Monday, December 16, 2013

Vlad Draculea III (Vlad Dracula, "The Impaler")

Known throughout the world as Vlad Dracula, Vlad Tepes, and Vlad the Impaler, this infamous prince of Wallachia was born in the winter of 1431 as the middle son of prince Vlad Dracul. Vlad III’s mother is unknown in history, but many believe she was Alexandru cel Bun of Moldavian royalty. The surname of Dracul, which meant “The Dragon” on Romania during Vlad’s time, was derived from the Order of The Dragon into which Vlad II was inducted. His son then became Draculea (Son of the dragon) once he too became part of the Order at age five.

Vlad Draculea lost both his father and oldest brother when they were presumably assassinated by treacherous boyars in 1447. He and his younger brother Radu had been kept as political hostages by the Turkish Sultan for many years during their childhood where Vlad was treated poorly. Radu, on the other hand, had attracted the sultan’s attention and converted to Islam before joining the Ottoman royal court.

Shortly after his father’s death, Draculea was placed on the Wallachian throne by the sultan, who thought the young Vlad would serve as a means of protecting Turkish interests in the region. Vlad was quickly overthrown in less than a year’s time when Hungarians invaded. After staying for a brief time in Moldavia, Draculea went to Hungary seeking a pardon, and after he impressed the Hungarian ruler with his knowledge of the inner workings of the Ottoman Empire, was reseated on the Wallachian throne in 1456.

During this second reign is when Vlad III gained his reputation for being both a monster and a hero. He earned his nickname “Ţepeş” (The Impaler) for his favored method of executing those whom he considered to be a threat by impaling them on long poles and leaving them to slowly bleed to death. Draculea quickly became very unpopular with the boyars because he greatly reduced their power while raising trusted commoners up the ranks. During this reign, thousands were executed for treason, murder, theft, and other offenses and the Wallachian residents enjoyed a drastic decrease in crime.

In 1462 the Turks invaded once again and his brother Radu installed on the Wallachian throne and arranged to have Vlad imprisoned by Matthias Corvinus of Hungary. Vlad’s wife died during the siege, legend has it that she committed suicide rather than be captured by Turks. While the exact length of Vlad’s imprisonment in Hungary is unknown, he did eventually regain the King’s favor and was allowed to remarry before eventually plotting a campaign to regain his throne. In 1475 he succeeded in this with the help of Hungarian warriors. But once the throne was his again, the Hungarians returned to their own country and left him in a weak position that the Ottoman forces took great advantage of a short time later when they re-invaded.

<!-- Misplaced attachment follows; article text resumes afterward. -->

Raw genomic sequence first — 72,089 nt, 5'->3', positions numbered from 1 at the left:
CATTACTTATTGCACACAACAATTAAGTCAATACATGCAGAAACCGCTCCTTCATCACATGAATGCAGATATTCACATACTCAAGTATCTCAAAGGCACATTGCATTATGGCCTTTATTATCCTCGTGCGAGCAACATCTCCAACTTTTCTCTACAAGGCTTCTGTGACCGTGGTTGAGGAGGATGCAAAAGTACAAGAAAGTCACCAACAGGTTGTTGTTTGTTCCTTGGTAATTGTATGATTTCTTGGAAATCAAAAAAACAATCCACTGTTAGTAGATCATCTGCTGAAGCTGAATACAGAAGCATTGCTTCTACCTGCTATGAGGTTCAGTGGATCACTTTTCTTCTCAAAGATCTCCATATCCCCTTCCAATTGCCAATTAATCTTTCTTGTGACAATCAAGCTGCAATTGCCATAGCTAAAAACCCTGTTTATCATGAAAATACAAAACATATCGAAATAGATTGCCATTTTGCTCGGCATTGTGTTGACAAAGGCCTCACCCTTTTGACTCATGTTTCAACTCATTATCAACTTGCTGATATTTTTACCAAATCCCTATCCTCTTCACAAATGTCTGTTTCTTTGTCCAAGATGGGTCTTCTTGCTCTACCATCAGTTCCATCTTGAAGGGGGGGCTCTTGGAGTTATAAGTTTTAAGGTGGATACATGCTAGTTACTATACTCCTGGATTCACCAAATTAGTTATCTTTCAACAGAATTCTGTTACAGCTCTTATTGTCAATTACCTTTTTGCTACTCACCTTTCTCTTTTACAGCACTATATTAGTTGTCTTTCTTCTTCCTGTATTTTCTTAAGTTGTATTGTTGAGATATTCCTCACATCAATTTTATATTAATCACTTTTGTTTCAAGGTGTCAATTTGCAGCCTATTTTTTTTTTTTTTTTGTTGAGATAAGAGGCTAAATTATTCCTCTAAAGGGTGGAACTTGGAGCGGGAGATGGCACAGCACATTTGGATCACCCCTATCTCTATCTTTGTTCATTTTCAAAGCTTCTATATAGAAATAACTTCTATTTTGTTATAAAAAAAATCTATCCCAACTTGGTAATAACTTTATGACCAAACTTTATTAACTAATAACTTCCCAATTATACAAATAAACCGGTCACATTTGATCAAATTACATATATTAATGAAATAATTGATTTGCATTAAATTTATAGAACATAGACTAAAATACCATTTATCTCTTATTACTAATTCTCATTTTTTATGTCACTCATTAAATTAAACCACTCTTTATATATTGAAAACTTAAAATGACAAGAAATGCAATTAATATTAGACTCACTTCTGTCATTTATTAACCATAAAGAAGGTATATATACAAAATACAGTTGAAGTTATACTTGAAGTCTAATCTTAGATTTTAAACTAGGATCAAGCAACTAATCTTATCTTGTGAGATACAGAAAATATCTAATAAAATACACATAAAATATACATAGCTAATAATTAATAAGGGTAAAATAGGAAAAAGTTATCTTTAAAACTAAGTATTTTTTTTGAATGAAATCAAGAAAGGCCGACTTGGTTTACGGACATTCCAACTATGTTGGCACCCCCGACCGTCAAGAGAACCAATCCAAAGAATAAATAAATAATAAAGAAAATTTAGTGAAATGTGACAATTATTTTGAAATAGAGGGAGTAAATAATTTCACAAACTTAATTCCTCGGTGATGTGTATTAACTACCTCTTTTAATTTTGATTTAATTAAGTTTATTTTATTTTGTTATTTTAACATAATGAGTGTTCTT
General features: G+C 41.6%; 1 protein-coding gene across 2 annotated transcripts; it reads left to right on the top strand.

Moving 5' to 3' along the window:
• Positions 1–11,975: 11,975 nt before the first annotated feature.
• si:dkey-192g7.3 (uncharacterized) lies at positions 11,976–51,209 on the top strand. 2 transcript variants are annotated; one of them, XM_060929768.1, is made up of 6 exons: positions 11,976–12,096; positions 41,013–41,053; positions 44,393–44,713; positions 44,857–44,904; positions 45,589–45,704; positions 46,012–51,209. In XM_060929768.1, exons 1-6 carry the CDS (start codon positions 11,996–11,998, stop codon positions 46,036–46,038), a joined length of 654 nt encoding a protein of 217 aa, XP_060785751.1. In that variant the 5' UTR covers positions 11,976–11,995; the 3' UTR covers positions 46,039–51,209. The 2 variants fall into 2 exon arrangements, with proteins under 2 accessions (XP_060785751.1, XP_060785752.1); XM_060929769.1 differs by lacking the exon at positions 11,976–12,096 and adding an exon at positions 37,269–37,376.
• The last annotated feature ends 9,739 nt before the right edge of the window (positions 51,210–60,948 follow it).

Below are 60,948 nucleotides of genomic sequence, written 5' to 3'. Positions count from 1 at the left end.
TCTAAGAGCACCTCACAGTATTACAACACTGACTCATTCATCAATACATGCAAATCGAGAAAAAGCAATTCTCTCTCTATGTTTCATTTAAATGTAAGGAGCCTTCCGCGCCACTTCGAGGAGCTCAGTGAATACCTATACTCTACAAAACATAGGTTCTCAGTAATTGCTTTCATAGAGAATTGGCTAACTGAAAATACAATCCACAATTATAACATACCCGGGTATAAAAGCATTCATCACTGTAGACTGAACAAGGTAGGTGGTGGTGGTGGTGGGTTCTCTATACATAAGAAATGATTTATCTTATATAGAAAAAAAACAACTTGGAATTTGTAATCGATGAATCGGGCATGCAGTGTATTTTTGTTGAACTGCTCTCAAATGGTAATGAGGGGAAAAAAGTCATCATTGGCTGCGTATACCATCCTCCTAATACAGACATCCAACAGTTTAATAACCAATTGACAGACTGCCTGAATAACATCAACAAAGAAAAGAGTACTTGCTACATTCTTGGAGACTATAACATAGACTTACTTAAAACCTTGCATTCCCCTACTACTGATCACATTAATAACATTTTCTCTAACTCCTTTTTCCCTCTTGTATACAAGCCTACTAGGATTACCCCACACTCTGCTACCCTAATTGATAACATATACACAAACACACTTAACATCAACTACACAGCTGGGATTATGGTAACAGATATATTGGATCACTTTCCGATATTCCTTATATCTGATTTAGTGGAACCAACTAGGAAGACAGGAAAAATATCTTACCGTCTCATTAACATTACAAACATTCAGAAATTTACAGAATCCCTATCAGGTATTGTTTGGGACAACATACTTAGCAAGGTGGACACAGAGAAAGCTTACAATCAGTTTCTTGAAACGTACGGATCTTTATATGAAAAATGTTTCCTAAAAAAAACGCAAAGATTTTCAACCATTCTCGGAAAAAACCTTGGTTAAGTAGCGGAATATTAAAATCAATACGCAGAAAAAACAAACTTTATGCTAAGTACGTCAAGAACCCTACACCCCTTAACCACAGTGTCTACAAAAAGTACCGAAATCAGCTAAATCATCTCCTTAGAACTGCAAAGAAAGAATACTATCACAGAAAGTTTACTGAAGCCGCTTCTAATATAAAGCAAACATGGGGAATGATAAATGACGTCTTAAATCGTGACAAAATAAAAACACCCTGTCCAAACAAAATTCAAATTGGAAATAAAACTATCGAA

History is very uncertain as to exactly how Draculea met his end. Some accounts claim that he was killed in battle against the Turks, while others insist he was assassinated by poison administered by a bribed servant. Another popular story has Vlad disguising himself as a Turk to prepare to infiltrate the enemy and being slaughtered by his own countrymen who did not recognize him. One thing that all accounts agree on is that his head was severed from his body and brought to the sultan, who then had it displayed publicly to prove that the troublesome rival was finally dead.


Our life-size depiction of Vlad Drăculea’s severed head set on a castle wall stands approx. 25” tall from the bottom of the base to the top of his hat ornament. All of his facial features are hand-painted, and he has a wide mustache, sharp eyebrows, and long black hair. His eyes are clouded over in a death stare and he has several fresh battle wounds.

On his head he wears a hat similar to that worn in his most famous portrait: Burgundy velvet with many faux pearls and a ruby-like stone set in the centerpiece.

The base in which the stake is embedded has been painted to resemble a stone block and has a felt-covered bottom. The base is approx. 8” wide and 8” deep.

See all the Headless Historicals dolls for sale on

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